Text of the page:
Bali is so picturesque that you could be fooled into thinking it was a painted backdrop: rice paddies trip down hillsides like giant steps, volcanoes soar through the clouds, the forests are lush and tropical, and the beaches are lapped by the warm waters of the Indian Ocean. But the postcard paradise gloss has been manufactured and polished by the international tourist industry rather than by the Balinese themselves and it pays scant regard to the hard reality of life on Bali, which is currently suffering the fallout of Indonesia’s economic crisis and collapsing currency.
Bali remained calm in 1998 while many islands in the archipelago expressed their anger at the economic and political situation. Though tourism took a downturn in the first half of this year, visitors have flocked to the island in droves over the past 20 years. You’ll find locals living in traditional houses and participating in a timeless round of religious rituals and rice cultivation. In fact, the Balinese seem to handle tourism better than some of the tourists, many of whom are happy to be able to get a Coke but seem disappointed that they’re not the only ones sucking back the real thing.
Ubud is situated in the hills 20km (13mi) north of Denpasar, Ubud is the serene cultural center of Bali. Extensive development in recent years has meant that Ubud has engulfed a number of nearby villages, although these have retained their distinct identities. Head off in any direction and you’re in for an interesting walk to a secluded craft hamlet, through the rice paddies or into the dense Monkey Forest, just south of the town center.
Kecak / Fire Dance
The Kecak dance is a Balinese dance of the Hindu story Ramanyana, accompanied by a male chorus with chants, shouts, and recitations of highly rhythmic and complex interlocking syllables that are intended to sound like a forest of monkeys. Before the evening’s dancing begins, a pedanda or local priest holds a frangipani blossom between his fingers and dips it into holy water to sprinkle over the temple courtyard and the waiting dancers. In the righthand tray are typical temple offerings, to honor the gods and ask their blessing on the assembly. About 100 men of the banjar (village asociation) sit in a great circle by lamplight and chant the famous “monkey chorus” of ka-CHAK, ka-CHAK which gives the dance its name. Many cultures use “mouth music” of one sort or another, but we thought that kecak is one of the most infectious kinds we’ve ever heard. The men really get into it, and so do the crowds!
The second dance is the Fire dance which entails a man posing as a chicken running around in a trancelike state. A bonfire is set in the middle of the floor as he runs around it frantically. Then, all of a sudden he leaps into the middle of the fire and kicks the glowing embers in all directions with his bare feet. He proceeds to do this until the fire is completely out and the embers no longer glow. It was really quite an amazing sight and one well worth seeing again. It should be noted that trance dancing by men and women, children and adults, is an event which the Balinese treat with great respect. Skeptical Westerners may suspect fakery, or at least regard such performances as staged rather than authentic, but we do well to remember that they were a part of sacred temple ritual for many centuries before the first busload of tourists hit Bali.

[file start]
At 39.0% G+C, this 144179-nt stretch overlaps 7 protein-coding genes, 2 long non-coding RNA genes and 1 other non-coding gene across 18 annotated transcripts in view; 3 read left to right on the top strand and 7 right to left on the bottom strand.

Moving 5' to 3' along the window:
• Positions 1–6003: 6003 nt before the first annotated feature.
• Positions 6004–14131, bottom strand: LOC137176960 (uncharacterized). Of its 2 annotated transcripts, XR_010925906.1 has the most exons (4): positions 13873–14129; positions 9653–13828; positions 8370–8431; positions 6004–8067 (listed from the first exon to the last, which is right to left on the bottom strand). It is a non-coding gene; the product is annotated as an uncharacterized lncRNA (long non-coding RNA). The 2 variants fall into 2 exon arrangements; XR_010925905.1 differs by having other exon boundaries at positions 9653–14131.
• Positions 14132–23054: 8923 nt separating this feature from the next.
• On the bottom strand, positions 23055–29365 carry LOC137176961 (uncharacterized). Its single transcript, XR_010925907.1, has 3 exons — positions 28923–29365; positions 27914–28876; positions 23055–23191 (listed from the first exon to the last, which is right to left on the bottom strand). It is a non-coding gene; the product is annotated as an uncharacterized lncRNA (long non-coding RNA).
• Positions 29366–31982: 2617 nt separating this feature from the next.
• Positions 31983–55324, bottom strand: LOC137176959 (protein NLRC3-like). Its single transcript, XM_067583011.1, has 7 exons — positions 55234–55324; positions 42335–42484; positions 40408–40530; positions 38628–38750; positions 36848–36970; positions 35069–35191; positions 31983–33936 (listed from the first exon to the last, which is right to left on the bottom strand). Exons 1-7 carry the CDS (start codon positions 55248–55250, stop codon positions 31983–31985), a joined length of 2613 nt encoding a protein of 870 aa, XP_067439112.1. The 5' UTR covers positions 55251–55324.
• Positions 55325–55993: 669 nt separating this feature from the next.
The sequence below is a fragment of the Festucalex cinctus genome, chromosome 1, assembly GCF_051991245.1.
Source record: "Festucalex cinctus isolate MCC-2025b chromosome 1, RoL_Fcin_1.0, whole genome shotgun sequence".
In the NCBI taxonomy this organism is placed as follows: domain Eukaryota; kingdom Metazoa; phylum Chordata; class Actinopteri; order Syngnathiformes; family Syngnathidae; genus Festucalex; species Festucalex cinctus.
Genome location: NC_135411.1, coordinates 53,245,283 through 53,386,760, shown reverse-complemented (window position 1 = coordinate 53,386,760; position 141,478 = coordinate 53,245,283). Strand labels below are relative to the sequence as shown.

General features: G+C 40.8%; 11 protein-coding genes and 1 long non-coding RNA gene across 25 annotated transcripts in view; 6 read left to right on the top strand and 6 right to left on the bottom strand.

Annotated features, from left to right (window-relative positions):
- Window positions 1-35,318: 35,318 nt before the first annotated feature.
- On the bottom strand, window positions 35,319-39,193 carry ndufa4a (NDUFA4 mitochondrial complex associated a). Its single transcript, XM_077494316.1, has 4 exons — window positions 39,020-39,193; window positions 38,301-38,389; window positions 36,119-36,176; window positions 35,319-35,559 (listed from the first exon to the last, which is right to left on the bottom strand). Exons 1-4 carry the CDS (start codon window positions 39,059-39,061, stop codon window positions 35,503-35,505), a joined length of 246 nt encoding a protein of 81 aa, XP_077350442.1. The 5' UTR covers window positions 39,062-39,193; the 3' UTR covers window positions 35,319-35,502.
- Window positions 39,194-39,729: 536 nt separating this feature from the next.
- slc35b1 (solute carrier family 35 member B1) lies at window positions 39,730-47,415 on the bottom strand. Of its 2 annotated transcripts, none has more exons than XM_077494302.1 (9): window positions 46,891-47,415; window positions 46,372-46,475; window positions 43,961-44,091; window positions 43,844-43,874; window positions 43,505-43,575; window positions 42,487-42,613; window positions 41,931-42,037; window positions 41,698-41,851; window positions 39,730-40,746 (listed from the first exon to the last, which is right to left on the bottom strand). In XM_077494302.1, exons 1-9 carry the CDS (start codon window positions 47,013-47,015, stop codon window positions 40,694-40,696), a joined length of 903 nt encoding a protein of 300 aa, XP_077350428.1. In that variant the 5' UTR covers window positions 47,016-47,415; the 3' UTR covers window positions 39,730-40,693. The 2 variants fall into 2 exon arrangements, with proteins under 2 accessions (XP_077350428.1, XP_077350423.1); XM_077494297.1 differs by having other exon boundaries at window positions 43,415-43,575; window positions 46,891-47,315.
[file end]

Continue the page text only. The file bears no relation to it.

Barong / Kris Dance
The Barong dance is a short extract from the much longer and seldom seen Calonarang drama. It is nonetheless an impressive spectacle. It describes the eternal conflict between Ratu Barong, the faithful guardian of the community and the pendulous-breasted Rangda, demonic mistress of the graveyard. Our show closed with a Kris dance, in which young men get into trance and stab themselves with krises, yet remain unhurt.
Burial / Cremation Ceremony
The Hindu people of Bali cremate their dead in an elaborate ceremony complete with processions, garlands, and effigies. However, the costs of cremation have rapidly risen over the years resulting in many local Balinese being unable to cremate their loved ones at death. Instead, the dead are buried in shallow graves and their bodies are exhumed from the ground once enough people have died in a single village to warrant a mass cremation. This system of mass cremation is not only an amazing spectacle for all to behold but is also generally the only economic means by which the local Balinese can continue this ancient tradition.
Monkey Forest Sanctuary
The Monkey Forest Sanctuary is located in Padangtegal, Ubud. The monkeys congregate in a small forest area adjoining the temple Pura Dalem Agung which is the greatest of three main temples in the Padangtegal village. The temple complex consist of a holy bathing temple, a mortality temple, two graveyards, and the Pura Dalem Agung.
The monkeys are long tailed Macacaqua monkeys (Macaca Fascicularis). Although the monkey population varies, it consist of more than 150 monkeys. The monkey is important in Balinese culture and you find it featured in the Kecak Dance and the Ramayana Epic. Tourist should beware the agile hands of the monkey, which can quickly borrow your glasses or other loose possessions. Although they may seem tame at times, they are nevertheless wild animals and at times react accordingly. This is a great place to visit, walking through the trails of the monkey forest and visiting the adjoining temple.